Russia's only space telescope, the Spektr-R (Radio Astron), has stopped responding to the spacecraft's control team, the BBC reported on Saturday, although Astro Space Center chief Nikolai Kardashev told the BBC that he is still broadcasting scientific data.
The Spekt-R has a 33-foot radio dish antenna that works in conjunction with terrestrial radio telescopes under an international program. According to the BBC, the Roscosmos team said the spacecraft – launched in July 2011 on a Zenit-3F disposable transportable rocket – worked well beyond a five-year original life expectancy. He stopped responding on Friday, despite repeated attempts to re-establish a connection. Spektr-R's chief research officer Yuri Kovalev told the BBC that "there is still hope" that the Roscosmos team can restore functionality.
"Specialists from the Main Operational Group of Spacecraft Control are doing work to remove existing problems … As of January 10, 2019, problems have arisen in the operation of service systems that currently make it impossible to tackle a specific task." Roscosmos wrote in a statement to the Russian state news agency TASS.
Additional details about the nature of the malfunction were not immediately available.
Russia Beyond, another Russian state media source, reported in 2016 that Spektr-R should continue to operate until at least the end of 2018, with surveys including galactic cores and magnetic fields, quasars and pulsars, and other space projects:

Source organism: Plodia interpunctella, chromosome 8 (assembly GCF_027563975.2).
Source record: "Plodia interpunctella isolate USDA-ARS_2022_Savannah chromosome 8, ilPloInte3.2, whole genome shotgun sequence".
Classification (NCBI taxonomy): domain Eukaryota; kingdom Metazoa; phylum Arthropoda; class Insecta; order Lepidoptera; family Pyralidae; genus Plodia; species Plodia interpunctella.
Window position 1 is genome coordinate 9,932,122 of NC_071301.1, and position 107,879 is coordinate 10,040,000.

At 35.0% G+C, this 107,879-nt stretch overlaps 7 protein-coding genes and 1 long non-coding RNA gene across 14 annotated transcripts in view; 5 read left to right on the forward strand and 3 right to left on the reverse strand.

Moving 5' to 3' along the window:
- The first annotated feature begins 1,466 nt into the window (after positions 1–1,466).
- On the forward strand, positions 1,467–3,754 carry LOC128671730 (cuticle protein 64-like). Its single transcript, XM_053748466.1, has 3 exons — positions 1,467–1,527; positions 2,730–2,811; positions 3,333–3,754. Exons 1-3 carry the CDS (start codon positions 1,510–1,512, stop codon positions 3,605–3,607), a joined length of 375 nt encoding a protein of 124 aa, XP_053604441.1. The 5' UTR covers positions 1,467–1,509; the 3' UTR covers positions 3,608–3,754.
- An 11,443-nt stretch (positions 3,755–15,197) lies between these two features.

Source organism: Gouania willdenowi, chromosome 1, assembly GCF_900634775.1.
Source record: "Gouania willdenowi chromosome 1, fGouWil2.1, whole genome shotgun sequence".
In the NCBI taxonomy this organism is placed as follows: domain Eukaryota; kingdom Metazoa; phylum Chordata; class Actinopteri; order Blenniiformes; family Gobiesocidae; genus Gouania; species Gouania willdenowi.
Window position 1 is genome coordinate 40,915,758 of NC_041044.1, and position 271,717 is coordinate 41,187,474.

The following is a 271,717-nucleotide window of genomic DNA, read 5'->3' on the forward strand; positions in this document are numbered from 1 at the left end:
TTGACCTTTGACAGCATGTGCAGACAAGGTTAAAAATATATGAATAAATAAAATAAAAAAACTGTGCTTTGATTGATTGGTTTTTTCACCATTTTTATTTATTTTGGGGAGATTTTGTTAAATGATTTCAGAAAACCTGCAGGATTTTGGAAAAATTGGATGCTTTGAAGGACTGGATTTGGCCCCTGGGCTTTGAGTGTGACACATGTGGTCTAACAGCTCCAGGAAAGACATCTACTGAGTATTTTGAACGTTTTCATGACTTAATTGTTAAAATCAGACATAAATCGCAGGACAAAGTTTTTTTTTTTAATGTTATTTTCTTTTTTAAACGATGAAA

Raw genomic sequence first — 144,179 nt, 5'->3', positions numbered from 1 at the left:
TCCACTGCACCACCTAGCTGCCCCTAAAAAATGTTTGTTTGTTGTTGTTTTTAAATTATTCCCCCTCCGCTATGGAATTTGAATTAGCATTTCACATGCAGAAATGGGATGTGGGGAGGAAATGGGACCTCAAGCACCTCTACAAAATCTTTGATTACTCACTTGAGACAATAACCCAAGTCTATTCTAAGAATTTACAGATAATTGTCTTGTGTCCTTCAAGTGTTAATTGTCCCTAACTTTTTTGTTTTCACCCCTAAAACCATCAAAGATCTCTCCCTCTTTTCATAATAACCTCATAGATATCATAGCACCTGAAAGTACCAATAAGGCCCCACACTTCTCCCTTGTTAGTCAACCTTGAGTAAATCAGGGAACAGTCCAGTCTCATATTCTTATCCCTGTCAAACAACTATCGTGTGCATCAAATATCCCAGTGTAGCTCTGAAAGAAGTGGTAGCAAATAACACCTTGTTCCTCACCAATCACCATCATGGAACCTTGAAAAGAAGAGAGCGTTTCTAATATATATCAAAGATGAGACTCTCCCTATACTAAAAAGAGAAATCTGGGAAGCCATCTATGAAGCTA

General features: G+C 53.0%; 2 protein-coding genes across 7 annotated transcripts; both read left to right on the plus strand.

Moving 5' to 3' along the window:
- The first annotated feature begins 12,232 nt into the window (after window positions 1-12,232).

The new program focuses on studies of inner regions of active galaxy and magnetic fields, monitoring the brightest quasars, researching water vapor clouds in space, pulsars and interstellar matter, gravitational experimentation, and so on.
The RadioAstron project is based on a ten-meter orbital radio telescope, the unique Spektr-R astrophysical observatory, which forms an integrated radio interferometer with a super-large base, along with terrestrial radio telescopes. The observatory is in charge of conducting fundamental astrophysical studies in bands of electromagnetic spectrum. RadioAstron records discrimination based on distances of up to 350,000 kilometers between telescopes.
Although it was first launched in 2011, SpaceNews reported at the time that the spacecraft was originally scheduled for a 2004 or 2005 release "before it encountered several delays in its construction."
Another recent radio telescope, the Canadian Hydrogen Intensity Mapping Experiment (CHIME), is not yet fully operational, but it was news this week when it detected 13 new rapid radio bursts, mysterious high-energy pulses from unknown and distant sources which have traveled billions of years across the galaxy. Potential explanations for fast radio bursts include magnetars (fast spinning neutron stars), neutron star white dwarf fusions, collapsed stars, black holes, and – very lastly in evidence – some kind of artificial extraterrestrial source. Among CHIME's findings, the latter has reported a repeat of the rapid radio overflow, although the mission team told Science Magazine this week that they expect to find hundreds or even thousands of fast radio bursts.